LYCURGUS (8th c.?): [Founder of the Spartan ‘Constitution’]
- -Being asked why he had not made any use of written laws, he said, "Because those who are trained and disciplined in the proper discipline can determine what will best serve the occasion."
- -"Lycurgus did not put his laws in writing: in fact, one of the so-called rhetras is a prohibition to this
effect. Instead he reckoned that the guiding principles of most importance for the happiness and excellence of a state would remain securely fixed if they were embedded in the citizens' character and
training..." (Plutarch, Life of Lycurgus ch. 13)
- -In answer to a man who expressed surprise because (Lycurgus) did not permit a husband to spend the night with his wife, but ordained that he should be with his comrades most of the day and pass the whole night in their company, and visit his bride in secret and with great circumspection, he said, "So that they may be strong in body and never become sated, and that they may always be fresh in affection, and that the children which they bring into the world may be more sturdy."
- -He banished perfume, on the ground that it spoiled and ruined the olive oil; and also the dyer's art, on the ground that it was a flattery to the senses."
ARCHIDAMUS son of Zeuxidamus (King, 469-427):
- -When someone inquired of him who were at the head of Sparta, said, "The Laws, and the
Magistrates in accordance with the Laws."
- -In the Peloponnesian War (431-421), when his allies sought to know hoe much money would be
needed, and said that it was only fair that he should set a limit on their contributions, he said "War does
not feed on fixed rations."
- -When he saw the missile shot by a catapult (which had been brought then for the first time from Sicily), he exclaimed, "Heracles! The valor of men is lost!"
AGESILAUS (King 398-360):
- -When he was still a boy, at a celebration of the festival of the GYMNOPAIDIA ['naked boys'] the
Chorus Director assigned him to an inconspicuous place, and he obeyed, although he was already
destined to be king. He remarked, "Good! I shall show that it is not the palces that make men to be held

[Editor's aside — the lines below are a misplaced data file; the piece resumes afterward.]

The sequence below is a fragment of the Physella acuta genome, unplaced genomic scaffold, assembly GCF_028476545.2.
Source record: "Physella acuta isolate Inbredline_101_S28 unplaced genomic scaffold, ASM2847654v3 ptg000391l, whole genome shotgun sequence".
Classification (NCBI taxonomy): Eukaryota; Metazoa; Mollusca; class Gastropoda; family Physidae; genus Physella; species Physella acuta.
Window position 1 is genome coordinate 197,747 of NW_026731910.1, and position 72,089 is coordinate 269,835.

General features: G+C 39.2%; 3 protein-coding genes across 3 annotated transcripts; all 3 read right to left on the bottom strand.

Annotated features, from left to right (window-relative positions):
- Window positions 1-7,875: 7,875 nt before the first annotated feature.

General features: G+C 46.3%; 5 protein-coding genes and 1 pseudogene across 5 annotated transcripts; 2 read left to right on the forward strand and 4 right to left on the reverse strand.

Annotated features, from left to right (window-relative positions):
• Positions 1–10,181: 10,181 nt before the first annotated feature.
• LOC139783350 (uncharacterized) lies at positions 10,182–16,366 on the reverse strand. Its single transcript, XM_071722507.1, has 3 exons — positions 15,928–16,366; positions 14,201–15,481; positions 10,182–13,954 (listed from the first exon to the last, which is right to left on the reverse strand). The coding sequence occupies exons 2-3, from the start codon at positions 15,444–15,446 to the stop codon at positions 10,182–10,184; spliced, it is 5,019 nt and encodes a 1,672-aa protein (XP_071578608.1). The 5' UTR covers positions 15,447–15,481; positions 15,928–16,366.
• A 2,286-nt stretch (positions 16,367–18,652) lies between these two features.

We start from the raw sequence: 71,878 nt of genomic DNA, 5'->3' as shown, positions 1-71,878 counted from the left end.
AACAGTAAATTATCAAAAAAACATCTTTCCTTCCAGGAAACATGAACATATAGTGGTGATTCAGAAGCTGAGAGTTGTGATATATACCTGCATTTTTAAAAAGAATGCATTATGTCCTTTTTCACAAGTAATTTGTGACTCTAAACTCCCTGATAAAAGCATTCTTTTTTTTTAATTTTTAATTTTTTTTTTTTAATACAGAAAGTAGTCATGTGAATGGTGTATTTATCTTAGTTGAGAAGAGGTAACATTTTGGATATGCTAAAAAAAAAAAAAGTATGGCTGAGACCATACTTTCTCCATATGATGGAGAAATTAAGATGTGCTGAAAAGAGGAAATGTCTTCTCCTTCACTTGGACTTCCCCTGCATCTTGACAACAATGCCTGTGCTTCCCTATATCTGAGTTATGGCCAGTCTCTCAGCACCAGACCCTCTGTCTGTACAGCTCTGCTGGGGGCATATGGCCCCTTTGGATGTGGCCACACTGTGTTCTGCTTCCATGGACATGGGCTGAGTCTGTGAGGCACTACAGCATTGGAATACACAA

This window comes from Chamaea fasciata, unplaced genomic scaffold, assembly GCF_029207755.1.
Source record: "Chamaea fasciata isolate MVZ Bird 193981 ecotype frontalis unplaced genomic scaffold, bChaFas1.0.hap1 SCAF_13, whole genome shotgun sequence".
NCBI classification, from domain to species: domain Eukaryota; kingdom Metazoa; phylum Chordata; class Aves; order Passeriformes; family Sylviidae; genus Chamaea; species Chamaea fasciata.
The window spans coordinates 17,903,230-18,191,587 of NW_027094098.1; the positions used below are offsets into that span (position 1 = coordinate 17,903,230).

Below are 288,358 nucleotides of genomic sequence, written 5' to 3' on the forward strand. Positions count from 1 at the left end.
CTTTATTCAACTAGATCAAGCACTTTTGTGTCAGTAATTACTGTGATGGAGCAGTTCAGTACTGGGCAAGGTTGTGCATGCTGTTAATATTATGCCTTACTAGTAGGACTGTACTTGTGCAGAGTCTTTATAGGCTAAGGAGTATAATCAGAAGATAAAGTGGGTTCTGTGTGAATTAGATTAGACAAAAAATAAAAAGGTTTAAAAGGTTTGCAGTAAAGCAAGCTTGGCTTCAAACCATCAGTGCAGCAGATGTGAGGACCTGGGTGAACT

in honor, but the men the places."
- -He advised his friends to try to be rich, not in money, but in bravery and virtue. He found more reason
for pride in his working just as hard as anybody else, and in his control over himself, rather than in
being King. When he was called home by the EPHORS because of the war which had been declared
against Sparta by the surrounding Greek states corrupted by the money which had been sent to them by the Persian king, he said that the good commander ought to be subject to the command of the Laws; and thus he sailed away from Asia, leaving behind a great yearning for him among the Greeks there.
Plutarch, Life of Lycurgus ch. 18:
"Whether a boy's standing was good or bad, his lover shared it. There is a story that once when a boy had let slip a despicable cry in the course of a fight, it was his lover whom the Ephors fined. Sexual relations of this type were so highly valued that respectable women would in fact have love affairs with unmarried girls. Yet there was no rivalry; instead, if individual males found that their affections had the same object, they made this the foundation for mutual friendship, and eagerly pursued their joint efforts to perfect their loved one's character...."
January 26, 2010 1:47 PM
John Paul Adams, CSUN